Today, we're talking about a topic that is near and dear to my heart: infertility. More than 6.1 million couples - that's about 10 percent nationwide - battle infertility, which is medically defined as the inability to conceive within one year. Despite the fact that infertility is a relatively common reality in our culture, it's still largely taboo and continues to be a source of shame for many couples who want children.
That’s why I’m excited to be interviewing Jenny Pierre, a dear friend from college, who — by God’s grace — is mama to her nine-month old son, Levi. I feel deeply connected to Jenny’s story because I witnessed her journey to motherhood from day one. I've prayed with and for her through surgery and multiple fertility treatments. Through it all, her faith in Jesus has been the foundation of her hope. My prayer is that Jenny's story will encourage you to trust God more fully, whether you’re battling infertility or just the uncertainty of life. And to all the would-be mamas out there traveling an unconventional road to motherhood, you are seen, lived and appreciated.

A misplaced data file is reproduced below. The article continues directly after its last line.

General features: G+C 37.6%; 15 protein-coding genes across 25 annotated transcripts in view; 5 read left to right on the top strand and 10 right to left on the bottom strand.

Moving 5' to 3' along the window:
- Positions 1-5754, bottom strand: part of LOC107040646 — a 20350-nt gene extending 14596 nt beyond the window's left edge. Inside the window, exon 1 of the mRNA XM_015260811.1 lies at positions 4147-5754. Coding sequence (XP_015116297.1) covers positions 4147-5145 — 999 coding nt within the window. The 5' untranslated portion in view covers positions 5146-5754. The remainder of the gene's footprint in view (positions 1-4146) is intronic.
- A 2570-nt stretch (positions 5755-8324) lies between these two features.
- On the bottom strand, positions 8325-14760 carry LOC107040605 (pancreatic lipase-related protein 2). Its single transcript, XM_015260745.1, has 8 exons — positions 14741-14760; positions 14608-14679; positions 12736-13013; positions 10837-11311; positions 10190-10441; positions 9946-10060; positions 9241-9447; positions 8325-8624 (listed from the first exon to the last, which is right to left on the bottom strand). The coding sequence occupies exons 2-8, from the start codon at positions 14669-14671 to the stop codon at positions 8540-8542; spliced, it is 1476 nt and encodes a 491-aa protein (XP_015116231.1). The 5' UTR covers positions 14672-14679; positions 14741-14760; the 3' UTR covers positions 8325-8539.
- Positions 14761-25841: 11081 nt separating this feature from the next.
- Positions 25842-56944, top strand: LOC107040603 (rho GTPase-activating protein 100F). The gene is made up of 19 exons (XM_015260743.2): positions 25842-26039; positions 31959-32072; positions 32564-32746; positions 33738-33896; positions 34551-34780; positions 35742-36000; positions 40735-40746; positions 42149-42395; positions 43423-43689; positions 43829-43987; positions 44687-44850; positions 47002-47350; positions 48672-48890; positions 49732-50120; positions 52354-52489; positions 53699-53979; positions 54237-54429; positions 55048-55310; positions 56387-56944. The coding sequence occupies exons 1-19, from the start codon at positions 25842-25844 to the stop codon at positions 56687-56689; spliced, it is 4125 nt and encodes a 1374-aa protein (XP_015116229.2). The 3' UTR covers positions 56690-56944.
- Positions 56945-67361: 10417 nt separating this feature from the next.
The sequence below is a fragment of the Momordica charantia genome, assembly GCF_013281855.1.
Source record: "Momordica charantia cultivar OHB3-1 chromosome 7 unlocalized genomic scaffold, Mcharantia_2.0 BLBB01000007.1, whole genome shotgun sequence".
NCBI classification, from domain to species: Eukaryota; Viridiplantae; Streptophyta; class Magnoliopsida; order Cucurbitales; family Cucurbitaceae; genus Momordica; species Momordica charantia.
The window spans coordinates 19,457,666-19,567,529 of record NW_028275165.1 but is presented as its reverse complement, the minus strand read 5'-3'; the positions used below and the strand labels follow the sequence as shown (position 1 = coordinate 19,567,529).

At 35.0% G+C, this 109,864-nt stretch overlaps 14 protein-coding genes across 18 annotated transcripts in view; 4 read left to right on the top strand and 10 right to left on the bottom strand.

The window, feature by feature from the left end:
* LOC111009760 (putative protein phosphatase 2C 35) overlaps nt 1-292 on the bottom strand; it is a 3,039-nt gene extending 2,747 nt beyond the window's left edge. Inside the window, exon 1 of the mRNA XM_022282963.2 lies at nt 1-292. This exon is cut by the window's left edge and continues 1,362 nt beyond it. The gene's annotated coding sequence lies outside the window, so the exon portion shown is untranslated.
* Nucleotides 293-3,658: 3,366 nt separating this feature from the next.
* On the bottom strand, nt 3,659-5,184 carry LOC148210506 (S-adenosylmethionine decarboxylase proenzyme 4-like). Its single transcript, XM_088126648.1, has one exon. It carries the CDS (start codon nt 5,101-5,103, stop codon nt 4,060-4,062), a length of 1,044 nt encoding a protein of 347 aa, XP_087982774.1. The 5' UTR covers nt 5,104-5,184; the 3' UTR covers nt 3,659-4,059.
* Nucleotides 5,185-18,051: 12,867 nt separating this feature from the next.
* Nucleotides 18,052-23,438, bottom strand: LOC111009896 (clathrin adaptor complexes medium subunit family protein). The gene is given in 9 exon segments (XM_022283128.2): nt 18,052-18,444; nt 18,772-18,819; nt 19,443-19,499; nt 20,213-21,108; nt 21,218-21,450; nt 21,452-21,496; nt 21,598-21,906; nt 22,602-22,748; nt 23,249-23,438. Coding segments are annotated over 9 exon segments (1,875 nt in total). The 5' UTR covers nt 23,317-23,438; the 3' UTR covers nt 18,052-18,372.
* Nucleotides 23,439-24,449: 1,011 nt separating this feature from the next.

Meet Jenny Pierre
Born and raised in her home country of Haiti, Jenny is well-known among her friends for her high energy and passion for life. (It’s hard to be around her for more than five minutes without catching her infectious laughter!) She and her husband, Paul, have been married for six years and have one son who was conceived by way of in vitro fertilization. Jenny deeply loves Jesus, fashion and her family. Read on to learn more about Jenny and her family, and be sure to check out her fashion blog at http://aubonprixstyle.com/
Q: Describe your journey to motherhood. Were you aware that you might experience fertility challenges early on or did it take you by surprise?